Will the Premier set the record straight? Is the money for the multiplex cost overrun included in the budget he tabled on Thursday, or has the $706 million budget already turned into a $708 million one, or more?

Hon. Mr. Hart:   As I mentioned earlier, weíre negotiating with the City of Whitehorse. When they present their case tonight at council, weíll get back to the member opposite on his question.

Mr. Hardy:  Well, maybe I have to retract that statement about the Premier being a straight shooter and not secretive at all. Last year, the Premier and his colleagues were so worried about the spending trajectory that they ran around like Chicken Little saying, "The sky is falling; the sky is falling."

Then the poll results started coming in, showing how unpopular this government had become in a very, very short period of time. So the Premier decided to go for broke with this budget and buy back some popularity with a big spending spree.

Does the Premier expect the Yukon people to believe this roller-coaster kind of budgeting represents sound fiscal management?

Hon. Mr. Fentie:   I think first off ó letís cut right to the issue. Any government must get a firm grip on the fiscal situation of their jurisdiction. Thatís exactly what we have done as a government.

Considering the fact that in the last 12 months, the government has managed to turn the financial position of the Yukon government ó if you factor in the new health care fund, it has been able to turn that position to the positive by some $70 million ó then any logical, thinking person would understand that we now have the fiscal room and options available to increase the stimulus in this territory, which we committed to do at the outset ó that we would increase the stimulus in the Yukon Territory, provide jobs and benefits and more spending power for Yukoners.

Speaker:   Leader of the official opposition, new question.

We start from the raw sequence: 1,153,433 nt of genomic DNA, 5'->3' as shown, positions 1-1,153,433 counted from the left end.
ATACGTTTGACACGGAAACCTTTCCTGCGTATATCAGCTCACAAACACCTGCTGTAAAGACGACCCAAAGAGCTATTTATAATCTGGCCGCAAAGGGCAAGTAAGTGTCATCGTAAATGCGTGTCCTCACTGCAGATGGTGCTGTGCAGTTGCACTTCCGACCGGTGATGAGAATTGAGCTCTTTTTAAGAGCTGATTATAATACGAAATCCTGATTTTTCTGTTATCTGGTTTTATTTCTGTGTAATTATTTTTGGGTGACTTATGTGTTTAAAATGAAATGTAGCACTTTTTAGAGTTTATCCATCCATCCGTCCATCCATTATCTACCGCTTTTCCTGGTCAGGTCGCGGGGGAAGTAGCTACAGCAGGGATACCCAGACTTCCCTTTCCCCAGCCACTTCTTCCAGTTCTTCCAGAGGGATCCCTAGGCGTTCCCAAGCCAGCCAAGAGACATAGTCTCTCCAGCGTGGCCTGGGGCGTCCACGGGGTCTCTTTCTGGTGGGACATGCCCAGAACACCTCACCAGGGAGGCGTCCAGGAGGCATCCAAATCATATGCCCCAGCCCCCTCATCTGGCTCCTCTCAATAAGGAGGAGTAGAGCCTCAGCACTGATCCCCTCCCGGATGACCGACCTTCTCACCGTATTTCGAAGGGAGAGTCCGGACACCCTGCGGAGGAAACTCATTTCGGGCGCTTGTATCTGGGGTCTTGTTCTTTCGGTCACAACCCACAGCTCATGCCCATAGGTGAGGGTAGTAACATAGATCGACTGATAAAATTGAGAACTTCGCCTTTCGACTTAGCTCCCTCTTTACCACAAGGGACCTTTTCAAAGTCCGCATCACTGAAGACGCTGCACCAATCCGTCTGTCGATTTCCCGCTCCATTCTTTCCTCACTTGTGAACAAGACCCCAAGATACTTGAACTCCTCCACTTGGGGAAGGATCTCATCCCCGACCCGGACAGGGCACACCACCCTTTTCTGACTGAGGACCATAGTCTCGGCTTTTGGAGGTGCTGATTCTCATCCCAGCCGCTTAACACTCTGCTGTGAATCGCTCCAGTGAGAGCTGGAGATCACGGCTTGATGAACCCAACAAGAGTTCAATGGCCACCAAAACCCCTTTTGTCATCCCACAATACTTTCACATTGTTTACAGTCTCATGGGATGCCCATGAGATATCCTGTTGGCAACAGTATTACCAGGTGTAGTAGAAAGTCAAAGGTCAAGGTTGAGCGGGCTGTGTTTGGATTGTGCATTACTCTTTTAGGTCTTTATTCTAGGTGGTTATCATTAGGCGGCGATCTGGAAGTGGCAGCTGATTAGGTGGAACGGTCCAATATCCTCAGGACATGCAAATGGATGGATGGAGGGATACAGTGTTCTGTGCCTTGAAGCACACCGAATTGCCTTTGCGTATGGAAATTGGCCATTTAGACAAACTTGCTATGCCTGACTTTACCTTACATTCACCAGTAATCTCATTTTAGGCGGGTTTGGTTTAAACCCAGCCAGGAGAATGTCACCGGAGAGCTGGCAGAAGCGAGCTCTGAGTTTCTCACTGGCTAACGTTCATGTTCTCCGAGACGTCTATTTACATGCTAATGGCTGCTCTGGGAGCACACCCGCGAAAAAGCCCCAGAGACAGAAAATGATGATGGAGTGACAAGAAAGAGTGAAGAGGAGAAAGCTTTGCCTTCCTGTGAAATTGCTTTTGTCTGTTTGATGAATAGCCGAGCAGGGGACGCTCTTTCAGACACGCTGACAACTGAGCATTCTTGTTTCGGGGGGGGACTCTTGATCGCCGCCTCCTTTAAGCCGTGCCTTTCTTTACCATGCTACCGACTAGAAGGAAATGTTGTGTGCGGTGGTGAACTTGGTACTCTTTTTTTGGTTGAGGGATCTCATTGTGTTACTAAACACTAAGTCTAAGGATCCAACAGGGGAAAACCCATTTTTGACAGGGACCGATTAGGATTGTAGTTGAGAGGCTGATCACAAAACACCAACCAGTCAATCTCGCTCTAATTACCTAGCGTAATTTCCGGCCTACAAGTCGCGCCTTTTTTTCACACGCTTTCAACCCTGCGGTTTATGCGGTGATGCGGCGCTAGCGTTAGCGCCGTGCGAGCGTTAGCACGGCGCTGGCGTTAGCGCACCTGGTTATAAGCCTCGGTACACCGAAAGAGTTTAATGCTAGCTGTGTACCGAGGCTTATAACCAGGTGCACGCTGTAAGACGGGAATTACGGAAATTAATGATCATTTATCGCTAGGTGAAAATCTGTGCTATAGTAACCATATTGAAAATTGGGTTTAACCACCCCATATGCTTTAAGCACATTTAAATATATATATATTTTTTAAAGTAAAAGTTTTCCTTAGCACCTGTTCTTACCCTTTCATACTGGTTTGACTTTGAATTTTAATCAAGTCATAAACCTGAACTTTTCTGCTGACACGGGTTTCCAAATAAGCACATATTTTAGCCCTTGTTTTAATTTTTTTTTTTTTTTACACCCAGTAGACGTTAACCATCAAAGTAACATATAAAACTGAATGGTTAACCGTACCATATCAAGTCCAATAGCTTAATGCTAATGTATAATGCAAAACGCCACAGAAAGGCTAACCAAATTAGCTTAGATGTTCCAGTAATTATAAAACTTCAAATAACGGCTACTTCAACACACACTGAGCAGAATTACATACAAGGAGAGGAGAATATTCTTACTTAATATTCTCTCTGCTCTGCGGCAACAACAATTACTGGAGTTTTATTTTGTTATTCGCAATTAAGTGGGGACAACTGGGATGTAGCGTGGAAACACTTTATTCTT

Mr. Hardy:   Thatís a very interesting spin that this Premier has put on the last ó

Speaker:   Leader of the official opposition, that is your final supplementary ó my mistake.

Mr. Hardy:   Okay ó I wouldnít have minded more, but thatís all right.

This is a very interesting spin that the Premier has put on it, considering that when the financial statements were presented to us, there was approximately $78 million recognized as a surplus, contrary to what this party said when they got elected. This begs the question: do they really know how to read a financial statement or follow the books?

Now, if the Premier could be caught off guard so easily by something like a cost overrun on the multiplex, it doesnít inspire much confidence in his planning ability. I am sure that the Premier is happy that he changed the bookkeeping system because this kind of reckless spending ó which he likes ó could have easily got him into trouble with the Taxpayer Protection Act. In fact, the governmentís own projections for two years down the road show the territoryís financial assets drawing down to just over $4 million. One more deal like Fridayís and the Premier could have been forced to call an election over the old accounting system.